Physical therapy/physiotherapy cannot cure Parkinson’s disease, because at this time, neurological damage cannot be reversed. But therapy can help you compensate for the changes brought about by the condition. These “compensatory treatments,” as they’re called, include learning about new movement techniques, strategies, and equipment. Physical therapy/physiotherapy cannot cure Parkinson’s disease, because at this time, neurological damage cannot be reversed. But therapy can help you compensate for the changes brought about by the condition. These “compensatory treatments,” as they’re called, include learning about new movement techniques, strategies, and equipment.

A physical therapist/physiotherapist can teach you exercises to strengthen and loosen muscles.  The goals of physical therapy are to improve independence and quality of life by improving movement and function and relieving pain. Another goal, is falls prevention and safety. You would also receive guidance and education with regard to safety in the home environment. This could include suggested alterations or the use of assistive devices. When necessary could also conduct a home visit to determine problem areas in terms of accessibility and we could offer solutions/alternatives i.e. assistive devices or alterations.

Physical therapy/physiotherapy can help with:

  • Balance problems
  • Lack of coordination
  • Fatigue
  • Pain
  • Gait/walking pattern
  • Immobility
  • Weakness

 

  • Aside from dealing with problems with mobility, flexibility, posture and balance, physiotherapy will focus more specifically on the daily activities you are struggling with at home whether it is getting in and out of bed, climbing stairs, rising from a chair or walking the dog. It is important to incorporate this more functional approach to rehabilitation to make it more meaningful to you and to achieve the greatest gains from your treatment. The Physiotherapist can advise you on how best to carry out these tasks, simplifying where necessary. An occupational therapist may also be involved at this stage to provide assistive devices in the home to help with certain activities.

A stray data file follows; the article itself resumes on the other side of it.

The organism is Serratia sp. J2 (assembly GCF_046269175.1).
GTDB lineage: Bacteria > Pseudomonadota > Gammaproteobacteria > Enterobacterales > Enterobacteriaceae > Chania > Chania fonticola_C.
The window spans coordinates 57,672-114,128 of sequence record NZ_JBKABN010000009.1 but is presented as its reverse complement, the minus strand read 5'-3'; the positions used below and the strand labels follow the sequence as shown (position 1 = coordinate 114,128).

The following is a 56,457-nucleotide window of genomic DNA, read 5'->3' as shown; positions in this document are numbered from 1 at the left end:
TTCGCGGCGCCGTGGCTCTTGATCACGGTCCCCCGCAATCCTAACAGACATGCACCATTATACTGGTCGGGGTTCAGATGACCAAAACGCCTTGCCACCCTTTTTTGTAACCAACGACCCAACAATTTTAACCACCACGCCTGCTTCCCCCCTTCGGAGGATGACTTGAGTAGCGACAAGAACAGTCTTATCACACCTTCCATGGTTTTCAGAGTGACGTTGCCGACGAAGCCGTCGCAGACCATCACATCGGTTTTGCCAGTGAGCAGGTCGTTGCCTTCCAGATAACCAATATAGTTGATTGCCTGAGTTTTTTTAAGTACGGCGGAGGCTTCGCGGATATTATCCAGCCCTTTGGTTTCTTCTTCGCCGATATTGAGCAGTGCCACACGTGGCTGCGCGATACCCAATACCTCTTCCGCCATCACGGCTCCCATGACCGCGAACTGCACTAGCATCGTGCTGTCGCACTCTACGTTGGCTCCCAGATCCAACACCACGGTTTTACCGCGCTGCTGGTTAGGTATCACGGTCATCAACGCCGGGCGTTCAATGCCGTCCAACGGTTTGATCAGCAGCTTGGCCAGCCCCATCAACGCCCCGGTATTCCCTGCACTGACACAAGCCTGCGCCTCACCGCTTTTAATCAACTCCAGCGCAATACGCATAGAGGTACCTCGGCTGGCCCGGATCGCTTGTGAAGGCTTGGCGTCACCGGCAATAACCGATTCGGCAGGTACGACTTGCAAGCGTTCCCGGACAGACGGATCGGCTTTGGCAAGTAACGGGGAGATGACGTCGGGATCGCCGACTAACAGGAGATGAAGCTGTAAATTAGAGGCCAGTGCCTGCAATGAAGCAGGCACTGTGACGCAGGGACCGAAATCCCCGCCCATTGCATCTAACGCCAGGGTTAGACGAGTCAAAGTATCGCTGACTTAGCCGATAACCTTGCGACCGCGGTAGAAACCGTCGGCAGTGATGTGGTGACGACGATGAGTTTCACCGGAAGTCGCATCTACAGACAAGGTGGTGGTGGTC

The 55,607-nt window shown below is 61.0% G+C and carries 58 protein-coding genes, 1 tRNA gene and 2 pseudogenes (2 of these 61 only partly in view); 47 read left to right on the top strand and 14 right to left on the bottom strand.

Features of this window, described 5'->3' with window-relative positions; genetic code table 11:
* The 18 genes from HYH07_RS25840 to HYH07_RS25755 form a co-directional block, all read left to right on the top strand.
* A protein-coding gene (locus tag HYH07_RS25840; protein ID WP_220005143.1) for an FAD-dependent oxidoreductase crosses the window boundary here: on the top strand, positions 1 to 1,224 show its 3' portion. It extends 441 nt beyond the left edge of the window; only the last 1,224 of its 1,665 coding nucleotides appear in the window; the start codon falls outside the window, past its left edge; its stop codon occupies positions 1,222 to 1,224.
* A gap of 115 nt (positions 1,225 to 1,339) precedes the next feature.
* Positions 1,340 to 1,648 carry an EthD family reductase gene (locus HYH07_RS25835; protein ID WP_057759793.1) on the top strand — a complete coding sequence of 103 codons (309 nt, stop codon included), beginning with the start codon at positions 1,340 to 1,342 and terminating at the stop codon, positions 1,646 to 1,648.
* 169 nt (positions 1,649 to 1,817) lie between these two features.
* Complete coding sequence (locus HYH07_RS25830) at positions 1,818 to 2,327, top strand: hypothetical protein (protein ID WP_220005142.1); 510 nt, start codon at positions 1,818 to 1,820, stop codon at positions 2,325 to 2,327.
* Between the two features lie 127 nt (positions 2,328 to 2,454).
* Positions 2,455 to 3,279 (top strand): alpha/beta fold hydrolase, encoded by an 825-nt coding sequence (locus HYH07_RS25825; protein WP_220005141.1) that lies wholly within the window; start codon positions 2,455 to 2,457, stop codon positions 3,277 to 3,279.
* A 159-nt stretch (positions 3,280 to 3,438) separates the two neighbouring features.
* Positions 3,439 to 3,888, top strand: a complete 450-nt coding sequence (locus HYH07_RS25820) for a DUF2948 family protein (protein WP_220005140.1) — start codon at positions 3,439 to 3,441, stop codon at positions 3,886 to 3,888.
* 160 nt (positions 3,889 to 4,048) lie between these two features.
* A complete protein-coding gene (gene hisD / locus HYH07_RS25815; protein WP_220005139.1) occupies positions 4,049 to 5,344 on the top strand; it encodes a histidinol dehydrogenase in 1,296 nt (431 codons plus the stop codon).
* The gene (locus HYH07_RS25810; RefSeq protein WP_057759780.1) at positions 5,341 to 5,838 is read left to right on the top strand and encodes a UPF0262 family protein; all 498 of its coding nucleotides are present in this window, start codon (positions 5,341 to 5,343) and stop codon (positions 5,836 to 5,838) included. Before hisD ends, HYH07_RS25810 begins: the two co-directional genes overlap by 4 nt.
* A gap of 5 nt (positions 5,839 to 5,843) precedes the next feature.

• Lastly, the Physiotherapist will assess and retrain your walking pattern with or without the use of mobility aids to optimise safe and independent ambulation around your home and community. Where difficulties with turning or “freezing” are evident the Physiotherapist may advise on different coping strategies such as auditory or visual cues to alleviate these issues.
  • Other health professionals such as an Occupational therapist, Speech and Language therapist, psychologist or dietician may also be included as part of the team.
The Role of Occupational Therapy (OT) in the Management of PD
  • Mobility: This includes helping people with PD concentrate on walking, avoiding all non-essential talking when moving, pausing when speaking, and touching something solid to aid balance while walking and standing. Occupational therapists also teach patients how to change direction without abrupt turns to optimize stability. They may also check for the need of walking aids and home modifications.
  • Prevention of falls: Aimed at reducing the risk of falls, therapists recommend that people with PD pay full attention and concentrate on walking and using alternative equipment when carrying items, such as pockets, diagonal shoulder bags, body belts, or trolleys.
  • Sit-to-stand transfers: Sit-to-stand transfers from chairs, toilets, and the bedside may present difficulties for people with PD. Occupational therapists can provide appropriate strategies such as using suitable worded verbal cues and suggesting equipment to aid transfers including chair risers, riser recliner armchairs, and level-access showers instead of a bath.